France ran out of money last Tuesday — and within days, so will the rest of Europe

France ran out of money last Tuesday — and within days, so will the rest of Europe, by Matthew Lynn.

There are lots of dry ways of pointing out that governments are spending a lot more money than they raise in tax revenue. Economists and statisticians wheel out debt to GDP ratios and chancellors and finance ministers set targets for deficit reduction. Those, however, usually come in hard-to-follow percentages, or else the billions and billions involved pile up so quickly that most of us simply glaze over.

But in France, the Institut Molinari has come up with a very neat way of illustrating the issue in simple terms. It works out the moment in the calendar after which everything the government does has to be financed through borrowing. If you wanted to, you could call it the day the money runs out. …

France, perhaps not very surprisingly, turns out to be the country that is out of cash first. A government which last managed to balance the books in 1980 used up all its money with 55 days of the year still left. That was a day earlier than the year before, and four days earlier than back in 2014. France is not only living beyond its means, but it is now doing so at an accelerating pace. And that was despite the fact that taxes and social security charges have gone up. Once those charges are combined, the state is raking in 53 per cent of GDP in revenues – its problem is that it then spends an even more massive 56 per cent of GDP over the same period. …

Spain ran out of money on Saturday. Over in Romania, the bank account was empty as of yesterday. Next week, Poland will be out of cash, followed by Italy, which will be officially skint on Nov 26. In the UK, our politicians will have officially spent all the income tax, corporation tax, VAT, fuel duty they take from us by Dec 7.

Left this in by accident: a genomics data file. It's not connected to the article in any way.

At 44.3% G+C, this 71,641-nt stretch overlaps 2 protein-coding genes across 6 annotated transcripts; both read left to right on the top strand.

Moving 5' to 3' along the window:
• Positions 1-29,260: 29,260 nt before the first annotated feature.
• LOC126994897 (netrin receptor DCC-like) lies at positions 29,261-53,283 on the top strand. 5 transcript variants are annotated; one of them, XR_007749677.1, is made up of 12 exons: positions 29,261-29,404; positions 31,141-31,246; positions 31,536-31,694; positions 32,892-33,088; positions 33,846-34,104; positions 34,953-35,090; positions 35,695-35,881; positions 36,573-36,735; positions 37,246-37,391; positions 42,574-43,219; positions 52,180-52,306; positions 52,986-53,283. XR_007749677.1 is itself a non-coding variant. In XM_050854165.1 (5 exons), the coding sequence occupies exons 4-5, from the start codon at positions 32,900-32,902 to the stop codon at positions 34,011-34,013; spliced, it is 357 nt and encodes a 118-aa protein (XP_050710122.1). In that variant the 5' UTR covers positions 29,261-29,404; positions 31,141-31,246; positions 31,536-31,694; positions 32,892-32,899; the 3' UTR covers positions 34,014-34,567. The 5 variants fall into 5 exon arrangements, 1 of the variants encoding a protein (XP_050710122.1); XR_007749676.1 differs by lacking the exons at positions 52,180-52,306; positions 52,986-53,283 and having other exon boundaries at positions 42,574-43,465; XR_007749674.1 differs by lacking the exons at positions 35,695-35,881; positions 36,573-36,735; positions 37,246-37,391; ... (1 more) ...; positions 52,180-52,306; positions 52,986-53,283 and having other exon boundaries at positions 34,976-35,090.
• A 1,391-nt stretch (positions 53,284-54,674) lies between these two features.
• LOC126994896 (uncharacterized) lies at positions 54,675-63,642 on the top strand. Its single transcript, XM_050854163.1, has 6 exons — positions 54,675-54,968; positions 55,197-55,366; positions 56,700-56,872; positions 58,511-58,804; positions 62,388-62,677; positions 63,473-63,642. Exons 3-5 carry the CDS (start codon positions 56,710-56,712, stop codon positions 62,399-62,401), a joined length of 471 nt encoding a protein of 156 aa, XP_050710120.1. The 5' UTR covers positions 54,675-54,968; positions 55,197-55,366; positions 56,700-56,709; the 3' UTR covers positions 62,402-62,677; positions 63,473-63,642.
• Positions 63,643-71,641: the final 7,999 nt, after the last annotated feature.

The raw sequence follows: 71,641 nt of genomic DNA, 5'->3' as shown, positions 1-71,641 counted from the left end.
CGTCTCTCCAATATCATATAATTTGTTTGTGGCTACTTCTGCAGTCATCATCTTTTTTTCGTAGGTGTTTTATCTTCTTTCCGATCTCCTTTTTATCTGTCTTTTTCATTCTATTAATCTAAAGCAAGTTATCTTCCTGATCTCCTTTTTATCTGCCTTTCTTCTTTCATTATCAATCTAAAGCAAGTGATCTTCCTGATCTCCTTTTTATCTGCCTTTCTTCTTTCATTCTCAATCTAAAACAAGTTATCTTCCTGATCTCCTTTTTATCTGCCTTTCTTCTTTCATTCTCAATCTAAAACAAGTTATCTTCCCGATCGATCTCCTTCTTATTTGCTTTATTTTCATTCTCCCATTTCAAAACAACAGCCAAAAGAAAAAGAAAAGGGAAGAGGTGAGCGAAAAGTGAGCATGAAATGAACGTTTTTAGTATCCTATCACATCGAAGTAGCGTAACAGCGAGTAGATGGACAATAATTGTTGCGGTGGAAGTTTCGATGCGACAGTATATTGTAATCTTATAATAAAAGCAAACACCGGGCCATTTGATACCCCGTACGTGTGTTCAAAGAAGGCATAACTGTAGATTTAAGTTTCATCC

Across Europe as a whole, central governments will be out of money on Dec 6. …

The money is largely spent on paying people who aren’t working, bringing in migrants, and supporting those two groups to breed. The hardworking people in Europe are subsiding everyone else, as well as their own replacements. Meanwhile they haven’t got time and money to have enough of their own kids. To top it off, when the ever-growing government debt blows up the money system, as it inevitably will, their savings will be worthless and their assets will be worth less. Brilliant.

Those deficits are not coping with a sudden emergency, and they are not paying for investment that will help them grow faster in the future. The most persistent deficits are in social security schemes (and many would be even worse if pension liabilities were properly accounted for). …

Finally, governments have run out of room for any kind of fiscal boost when there is another recession. The economy will inevitably turn down at some point, and there could be a major crash. When it happens, you’d hope the government could respond with increased spending. But it can’t do that if it is already locked into permanent deficits.

Then the governments will print, inflation will ramp up, and the money system might blow up.